All Our Wrong Todays
by Elan Mastai
Review by Gayle Surrette
Dutton Hardcover / eBook ISBN/ITEM#: 9781101985137
Date: 07 February 2017
Tom Barren comes from the 2016 we should have had. The one that is filled with everything we expect in the future - flying cars, autodocs, limitless clean energy -- just like the original Star Trek when everything was shiny and new. It's a type of utopia, only Tom wasn't happy. His father thought he was worthless, yet still assigned him to work on his time machine project, assigning Tom as the backup to the person who would be making the first trip back in time.
Unfortunately, Tom has a knack for doing the wrong thing at the right time or the right thing at the wrong time depending on your interpretation. There were a series of events that set Tom on a course that in the end caused havoc with the fabric of time. So, our 2016 is not what it should have been. Instead 2016 was what we are living today and that bright, shiny future we should have had is gone forever.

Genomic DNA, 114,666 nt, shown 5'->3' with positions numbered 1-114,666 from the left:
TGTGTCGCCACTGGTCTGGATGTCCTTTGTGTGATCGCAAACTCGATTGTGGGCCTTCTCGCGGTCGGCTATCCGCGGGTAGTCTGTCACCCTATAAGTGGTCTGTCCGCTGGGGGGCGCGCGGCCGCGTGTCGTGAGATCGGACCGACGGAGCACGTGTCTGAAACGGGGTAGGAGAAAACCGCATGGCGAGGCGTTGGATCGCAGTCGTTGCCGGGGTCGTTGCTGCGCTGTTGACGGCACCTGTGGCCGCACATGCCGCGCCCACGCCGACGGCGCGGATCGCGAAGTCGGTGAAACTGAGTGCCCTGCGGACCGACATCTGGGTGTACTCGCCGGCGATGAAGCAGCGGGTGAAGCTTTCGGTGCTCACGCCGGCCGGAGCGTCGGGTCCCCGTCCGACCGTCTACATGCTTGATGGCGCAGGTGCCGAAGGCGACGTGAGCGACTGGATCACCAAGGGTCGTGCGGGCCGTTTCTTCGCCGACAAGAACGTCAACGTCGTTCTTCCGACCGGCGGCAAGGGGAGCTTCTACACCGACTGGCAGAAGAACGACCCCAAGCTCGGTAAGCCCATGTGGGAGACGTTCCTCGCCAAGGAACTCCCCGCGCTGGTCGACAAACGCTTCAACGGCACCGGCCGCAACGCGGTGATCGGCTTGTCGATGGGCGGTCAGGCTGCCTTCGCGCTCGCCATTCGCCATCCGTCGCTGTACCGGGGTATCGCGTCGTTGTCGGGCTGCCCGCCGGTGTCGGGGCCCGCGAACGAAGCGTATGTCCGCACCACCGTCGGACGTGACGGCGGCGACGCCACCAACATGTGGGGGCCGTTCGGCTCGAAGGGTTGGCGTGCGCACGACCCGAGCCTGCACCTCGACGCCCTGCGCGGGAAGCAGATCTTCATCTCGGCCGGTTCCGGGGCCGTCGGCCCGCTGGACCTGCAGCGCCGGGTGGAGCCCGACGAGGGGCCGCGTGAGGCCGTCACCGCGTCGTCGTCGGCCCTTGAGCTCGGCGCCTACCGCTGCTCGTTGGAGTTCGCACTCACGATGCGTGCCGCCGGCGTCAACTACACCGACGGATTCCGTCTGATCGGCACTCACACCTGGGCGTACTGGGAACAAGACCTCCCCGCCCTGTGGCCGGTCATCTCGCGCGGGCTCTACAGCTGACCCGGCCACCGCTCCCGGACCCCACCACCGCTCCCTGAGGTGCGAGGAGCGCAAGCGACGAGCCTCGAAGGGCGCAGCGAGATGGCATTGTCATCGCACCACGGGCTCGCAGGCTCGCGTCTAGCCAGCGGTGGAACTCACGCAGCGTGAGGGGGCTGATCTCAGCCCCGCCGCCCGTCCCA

The story is from Tom's point of view. The reader is a rider in his head and it's not an easy place to be. It's not that Tom is a bad or evil person, he's just a bit whiny, though observant. The story is interesting and the time travel aspect and the aftermath is consistent within the story parameters. Tom had some very interesting observations on life before and after he changed the universe – some were funny, some were incisive and or quirky, and some were just ... well fatuous. As the book progressive, Tom sort of grows on you, but his attitude as the narrator may put you off at first.
There's a lot going on in All Our Wrong Todays--there's romance, time travel, lots of science discussions, and issues of personal rights and responsibilities. Even more interesting is the subtext of the time-honored issue of the morality of scientific inquiry: if you can do something, should you; do you have the right to keep discoveries that could help the world to yourself; and should the result of scientific discovery only be for those who can afford it or for all. Reading about whiny, self-absorbed Tom is certainly worth the effort for the concepts that make up the structure of the story line.